It’s not that many years ago that we all raced sprint, Olympic and maybe one half Ironman at the end of the season. Ironman was the distance we marveled at. It was something that we all aspired to but very few ever did. More and more, Ironman is what brings people into triathlon and even if they start at the shorter distances it’s often where they see themselves getting to eventually. It’s aspirational, it’s a badge of honor in both in and out of triathlon. What other sport or race do you know of bar the Olympics that people get a tattoo of the logo after they’ve done it? Ironman is changing our sport and no more so than how we think of and race the shorter distances.
Myself and Ais went out to the start of the second stage of the Ras this morning and while chatting to Mark Dowling I told him we would be on the road at the only climb of the day, he suggested that I could hand up bottles as it looked like being a hot day on the Ras. I needed no further invitation to be a part of the riders day so I grabbed a bunch of bottles from the team car as Brendan drove by in the cavalcade.
I’ve found over the last few years that it takes me months before I start to feel fit or strong. I suppose it’s the nature of the way we train, big volume coupled with a lot of strength work means that for months I’m moving relatively slowly and constantly drifting in and out varying states of tiredness as I get through the increasing workload. I usually reach a point a couple of months in where I think it’s not working, I’m not getting any faster or stronger and a couple of times I’ve gone and gotten blood tests to see if I’m unwell or run down. I recognised that phase over the last couple of weeks and I think I’m now starting to come out of that phase. I’ve seen signs over the last week that the body is starting to adapt to the massive load of the first three months and I’m feeling strong in all three sports. Thursday saw me do a 3.8k TT in the pool and I was very happy with the results. Sunday was one of the first times on the bike for almost as long as I can remember that I felt strong and lively, I even pushed the pace a little on the climbs and found myself not getting dropped. It was a good week of running too and although I haven’t seen a bump in speed on the run yet I feel like it’s just around the corner.
Anyway, read on for the weeks training.
I don’t have a training image for this weeks blog so here’s the dog looking bonkers. He had been causing trouble with all the allergy issues but now he is actually turning into a good excuse for a second run some days. I guess he’s gone from being a training hindrance to a training aid. Anyway it’s been all about the bike this week, swimming takes a back seat and the run is also a little neglected but I am finally starting to feel the results of all the strength work on the bike.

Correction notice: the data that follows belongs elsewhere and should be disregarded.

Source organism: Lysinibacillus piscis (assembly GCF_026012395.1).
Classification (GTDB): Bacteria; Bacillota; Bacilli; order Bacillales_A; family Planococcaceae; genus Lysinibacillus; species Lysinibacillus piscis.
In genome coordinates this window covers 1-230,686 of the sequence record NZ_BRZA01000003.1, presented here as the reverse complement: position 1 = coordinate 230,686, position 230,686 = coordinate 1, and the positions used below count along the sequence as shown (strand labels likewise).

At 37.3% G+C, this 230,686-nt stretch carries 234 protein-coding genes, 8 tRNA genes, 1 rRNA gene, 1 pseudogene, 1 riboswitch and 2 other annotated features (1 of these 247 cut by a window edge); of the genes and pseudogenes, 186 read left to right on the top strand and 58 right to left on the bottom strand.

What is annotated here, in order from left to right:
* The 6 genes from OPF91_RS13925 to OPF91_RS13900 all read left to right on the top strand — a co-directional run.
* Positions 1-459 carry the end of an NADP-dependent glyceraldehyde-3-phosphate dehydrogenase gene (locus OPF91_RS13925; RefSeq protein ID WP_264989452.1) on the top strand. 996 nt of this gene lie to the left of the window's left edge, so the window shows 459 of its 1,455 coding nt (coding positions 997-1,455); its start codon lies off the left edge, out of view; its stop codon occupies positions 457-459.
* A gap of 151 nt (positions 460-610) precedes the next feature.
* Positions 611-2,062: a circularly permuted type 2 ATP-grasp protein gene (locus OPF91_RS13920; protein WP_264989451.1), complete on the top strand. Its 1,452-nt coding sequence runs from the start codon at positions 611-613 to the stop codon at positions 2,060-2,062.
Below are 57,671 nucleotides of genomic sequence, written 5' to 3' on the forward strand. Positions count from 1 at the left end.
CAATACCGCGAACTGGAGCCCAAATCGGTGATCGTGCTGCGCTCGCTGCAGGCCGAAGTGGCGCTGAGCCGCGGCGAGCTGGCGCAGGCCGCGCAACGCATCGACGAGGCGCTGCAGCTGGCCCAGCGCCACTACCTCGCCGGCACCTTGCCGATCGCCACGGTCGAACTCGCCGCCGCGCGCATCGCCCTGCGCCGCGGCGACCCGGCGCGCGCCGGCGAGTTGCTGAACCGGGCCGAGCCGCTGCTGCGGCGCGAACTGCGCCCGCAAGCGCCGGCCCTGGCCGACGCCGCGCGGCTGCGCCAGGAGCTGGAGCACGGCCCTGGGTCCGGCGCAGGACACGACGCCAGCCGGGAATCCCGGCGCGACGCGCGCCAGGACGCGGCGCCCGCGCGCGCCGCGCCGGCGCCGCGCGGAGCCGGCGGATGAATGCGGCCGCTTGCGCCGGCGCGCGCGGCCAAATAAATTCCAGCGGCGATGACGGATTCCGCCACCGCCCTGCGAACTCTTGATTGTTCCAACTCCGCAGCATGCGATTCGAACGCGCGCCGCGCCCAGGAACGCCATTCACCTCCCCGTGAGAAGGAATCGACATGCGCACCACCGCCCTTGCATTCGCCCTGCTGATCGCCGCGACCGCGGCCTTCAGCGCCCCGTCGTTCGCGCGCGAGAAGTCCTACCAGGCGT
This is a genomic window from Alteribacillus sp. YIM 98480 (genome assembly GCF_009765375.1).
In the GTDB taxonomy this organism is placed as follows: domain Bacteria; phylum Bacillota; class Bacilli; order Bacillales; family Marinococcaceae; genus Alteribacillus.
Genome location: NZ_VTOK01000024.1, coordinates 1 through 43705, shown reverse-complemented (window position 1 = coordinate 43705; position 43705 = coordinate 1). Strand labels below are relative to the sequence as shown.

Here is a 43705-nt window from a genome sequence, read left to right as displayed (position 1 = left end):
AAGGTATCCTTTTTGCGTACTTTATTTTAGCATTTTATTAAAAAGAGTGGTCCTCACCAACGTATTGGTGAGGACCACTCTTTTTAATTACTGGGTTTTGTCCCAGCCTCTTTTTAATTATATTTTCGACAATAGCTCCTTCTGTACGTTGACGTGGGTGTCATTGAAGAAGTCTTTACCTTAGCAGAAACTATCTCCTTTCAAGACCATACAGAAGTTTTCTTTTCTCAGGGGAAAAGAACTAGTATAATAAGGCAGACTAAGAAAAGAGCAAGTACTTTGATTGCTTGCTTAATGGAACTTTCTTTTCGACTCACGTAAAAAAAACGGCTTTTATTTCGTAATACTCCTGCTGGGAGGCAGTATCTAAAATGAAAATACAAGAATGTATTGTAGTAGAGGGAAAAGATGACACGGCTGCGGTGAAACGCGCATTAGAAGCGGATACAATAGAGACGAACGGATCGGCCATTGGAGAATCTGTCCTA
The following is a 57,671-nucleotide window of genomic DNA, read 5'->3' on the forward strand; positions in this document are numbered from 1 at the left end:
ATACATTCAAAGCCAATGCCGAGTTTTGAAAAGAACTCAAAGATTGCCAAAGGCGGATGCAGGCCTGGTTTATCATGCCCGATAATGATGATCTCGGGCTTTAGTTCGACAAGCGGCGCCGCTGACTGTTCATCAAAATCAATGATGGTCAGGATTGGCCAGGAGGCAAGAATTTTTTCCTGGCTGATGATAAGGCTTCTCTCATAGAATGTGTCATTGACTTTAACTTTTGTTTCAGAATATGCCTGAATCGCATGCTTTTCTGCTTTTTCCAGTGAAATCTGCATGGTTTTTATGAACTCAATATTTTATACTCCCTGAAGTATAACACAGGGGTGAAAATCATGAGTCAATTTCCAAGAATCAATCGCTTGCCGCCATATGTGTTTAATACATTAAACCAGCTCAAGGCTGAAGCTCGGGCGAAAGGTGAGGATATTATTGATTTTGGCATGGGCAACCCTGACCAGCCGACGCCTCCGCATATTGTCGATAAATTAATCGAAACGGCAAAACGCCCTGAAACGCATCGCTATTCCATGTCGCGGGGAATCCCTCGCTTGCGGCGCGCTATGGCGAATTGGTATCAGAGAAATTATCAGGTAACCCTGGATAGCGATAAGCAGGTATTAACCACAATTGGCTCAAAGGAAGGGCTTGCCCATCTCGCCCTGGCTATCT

I do however suffer a bit as a result of being lazy on the S&C front. Read on for all the weeks goodness.
There are a number of similarities I’ve noticed among really good or really successful athletes. Traits that most of us can learn from and copy to our own advantage. Unlike the monster engine the very top age groupers or pro’s have which most of us could never match, we can copy a lot of the things that add to their repertoire. Things that give an extra 1% here or 2% there but when added up they can make a massive difference to an age group athlete.
I’m looking for feedback on the TriCoach articles. I have a bunch of ideas but thought I would put it out to a vote to see what there is most interest in. If you comment below please and maybe tag someone who may also be interested in this post. Thanks.
1. Weight loss/fat burning & training
2. Training volume needed for Ironman
3. How to build an Ironman training plan
4. How to improve biking for Ironman
5. How to improve running for Ironman
6. What to do in the last 4-6 weeks before race day
I’m heading into a rest week so training volume is low but the sessions I do get done go pretty well.
My first attempt at qualifying for Kona saw an eye watering jump in training volume. It was also the first time I went sub 10 for an Ironman, although that wasn’t even a target at the time. I wasn’t as concerned with the time as I was with just ticking the Kona box. I’ve always maintained that I’m not particularly talented and that in reality it was just an awful lot of training that got me in qualifying shape. Most people think I’m being modest when I say that so for those who doubt that Ironman is predominately an aerobic sport, one that you can build a big engine for as opposed to having to be born with it. I will do a series of posts covering the sort of training I put in for the first couple of years training at a level to get up to Kona qualifying standard. I maintain that for me and a lot of other athletes I know getting to Kona has a lot more to do with having a life that allows you fit in a massive volume of training and the desire and motivation to do it consistently for a long time as opposed to the size of engine you start off with.
This was one of the best weeks training I’ve had in years, certainly the best since I’ve been back Ironman training this time around. I’ve been addressing specific issues like bike strength and I’ve also been adding quality runs to the mix so the volume and intensity combine to make it a hard but very satisfying week.
“This is crucial. I’ve experienced it myself clinching the last Kona slot in my age group by making a pass in the final 100 mts. Martin Muldoon cites the run as his strength, although Martin is a very strong all round athlete with an excellent swim and bike he sees the run as his strongest. Owen Martin and Alan Ryan also highlight the benefits of having a strong run and finishing strong”